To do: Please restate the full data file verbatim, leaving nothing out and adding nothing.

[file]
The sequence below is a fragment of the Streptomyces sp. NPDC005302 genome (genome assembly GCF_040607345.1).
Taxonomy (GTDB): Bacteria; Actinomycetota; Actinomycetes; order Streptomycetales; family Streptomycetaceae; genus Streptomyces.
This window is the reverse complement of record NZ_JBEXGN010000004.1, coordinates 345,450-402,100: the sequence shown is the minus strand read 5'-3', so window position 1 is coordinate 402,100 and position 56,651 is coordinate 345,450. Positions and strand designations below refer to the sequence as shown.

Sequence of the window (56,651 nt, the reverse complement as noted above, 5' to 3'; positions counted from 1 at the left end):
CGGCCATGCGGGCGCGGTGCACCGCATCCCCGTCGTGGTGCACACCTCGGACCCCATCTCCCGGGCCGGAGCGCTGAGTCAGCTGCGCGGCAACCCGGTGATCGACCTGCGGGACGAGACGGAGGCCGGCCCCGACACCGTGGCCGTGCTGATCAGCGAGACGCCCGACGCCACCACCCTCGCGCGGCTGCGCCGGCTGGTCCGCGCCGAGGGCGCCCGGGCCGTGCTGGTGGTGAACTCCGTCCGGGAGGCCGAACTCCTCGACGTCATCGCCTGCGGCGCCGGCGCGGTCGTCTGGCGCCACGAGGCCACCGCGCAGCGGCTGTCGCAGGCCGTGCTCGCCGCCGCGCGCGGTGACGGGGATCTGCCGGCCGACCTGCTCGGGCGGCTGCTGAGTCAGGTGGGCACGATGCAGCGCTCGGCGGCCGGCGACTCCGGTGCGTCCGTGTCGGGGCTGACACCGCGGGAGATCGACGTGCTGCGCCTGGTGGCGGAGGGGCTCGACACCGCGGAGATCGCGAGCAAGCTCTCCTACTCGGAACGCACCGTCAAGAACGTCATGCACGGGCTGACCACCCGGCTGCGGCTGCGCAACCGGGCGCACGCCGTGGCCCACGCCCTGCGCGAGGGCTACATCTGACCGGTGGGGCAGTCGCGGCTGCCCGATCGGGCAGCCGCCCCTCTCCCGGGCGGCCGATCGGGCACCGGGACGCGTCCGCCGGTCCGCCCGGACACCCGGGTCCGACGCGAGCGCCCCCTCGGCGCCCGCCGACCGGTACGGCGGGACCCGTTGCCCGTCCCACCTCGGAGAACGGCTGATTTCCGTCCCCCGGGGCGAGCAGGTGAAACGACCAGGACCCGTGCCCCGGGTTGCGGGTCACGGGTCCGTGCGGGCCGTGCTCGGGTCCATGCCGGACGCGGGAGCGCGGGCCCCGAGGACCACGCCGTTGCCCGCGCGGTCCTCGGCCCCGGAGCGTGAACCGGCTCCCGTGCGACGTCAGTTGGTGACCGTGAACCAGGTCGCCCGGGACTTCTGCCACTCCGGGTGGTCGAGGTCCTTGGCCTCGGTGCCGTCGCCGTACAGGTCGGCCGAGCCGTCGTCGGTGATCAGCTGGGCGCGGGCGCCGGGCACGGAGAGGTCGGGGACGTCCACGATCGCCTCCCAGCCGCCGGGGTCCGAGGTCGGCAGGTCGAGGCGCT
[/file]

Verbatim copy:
The sequence below is a fragment of the Streptomyces sp. NPDC005302 genome (genome assembly GCF_040607345.1).
Taxonomy (GTDB): Bacteria; Actinomycetota; Actinomycetes; order Streptomycetales; family Streptomycetaceae; genus Streptomyces.
This window is the reverse complement of record NZ_JBEXGN010000004.1, coordinates 345,450-402,100: the sequence shown is the minus strand read 5'-3', so window position 1 is coordinate 402,100 and position 56,651 is coordinate 345,450. Positions and strand designations below refer to the sequence as shown.

Sequence of the window (56,651 nt, the reverse complement as noted above, 5' to 3'; positions counted from 1 at the left end):
CGGCCATGCGGGCGCGGTGCACCGCATCCCCGTCGTGGTGCACACCTCGGACCCCATCTCCCGGGCCGGAGCGCTGAGTCAGCTGCGCGGCAACCCGGTGATCGACCTGCGGGACGAGACGGAGGCCGGCCCCGACACCGTGGCCGTGCTGATCAGCGAGACGCCCGACGCCACCACCCTCGCGCGGCTGCGCCGGCTGGTCCGCGCCGAGGGCGCCCGGGCCGTGCTGGTGGTGAACTCCGTCCGGGAGGCCGAACTCCTCGACGTCATCGCCTGCGGCGCCGGCGCGGTCGTCTGGCGCCACGAGGCCACCGCGCAGCGGCTGTCGCAGGCCGTGCTCGCCGCCGCGCGCGGTGACGGGGATCTGCCGGCCGACCTGCTCGGGCGGCTGCTGAGTCAGGTGGGCACGATGCAGCGCTCGGCGGCCGGCGACTCCGGTGCGTCCGTGTCGGGGCTGACACCGCGGGAGATCGACGTGCTGCGCCTGGTGGCGGAGGGGCTCGACACCGCGGAGATCGCGAGCAAGCTCTCCTACTCGGAACGCACCGTCAAGAACGTCATGCACGGGCTGACCACCCGGCTGCGGCTGCGCAACCGGGCGCACGCCGTGGCCCACGCCCTGCGCGAGGGCTACATCTGACCGGTGGGGCAGTCGCGGCTGCCCGATCGGGCAGCCGCCCCTCTCCCGGGCGGCCGATCGGGCACCGGGACGCGTCCGCCGGTCCGCCCGGACACCCGGGTCCGACGCGAGCGCCCCCTCGGCGCCCGCCGACCGGTACGGCGGGACCCGTTGCCCGTCCCACCTCGGAGAACGGCTGATTTCCGTCCCCCGGGGCGAGCAGGTGAAACGACCAGGACCCGTGCCCCGGGTTGCGGGTCACGGGTCCGTGCGGGCCGTGCTCGGGTCCATGCCGGACGCGGGAGCGCGGGCCCCGAGGACCACGCCGTTGCCCGCGCGGTCCTCGGCCCCGGAGCGTGAACCGGCTCCCGTGCGACGTCAGTTGGTGACCGTGAACCAGGTCGCCCGGGACTTCTGCCACTCCGGGTGGTCGAGGTCCTTGGCCTCGGTGCCGTCGCCGTACAGGTCGGCCGAGCCGTCGTCGGTGATCAGCTGGGCGCGGGCGCCGGGCACGGAGAGGTCGGGGACGTCCACGATCGCCTCCCAGCCGCCGGGGTCCGAGGTCGGCAGGTCGAGGCGCT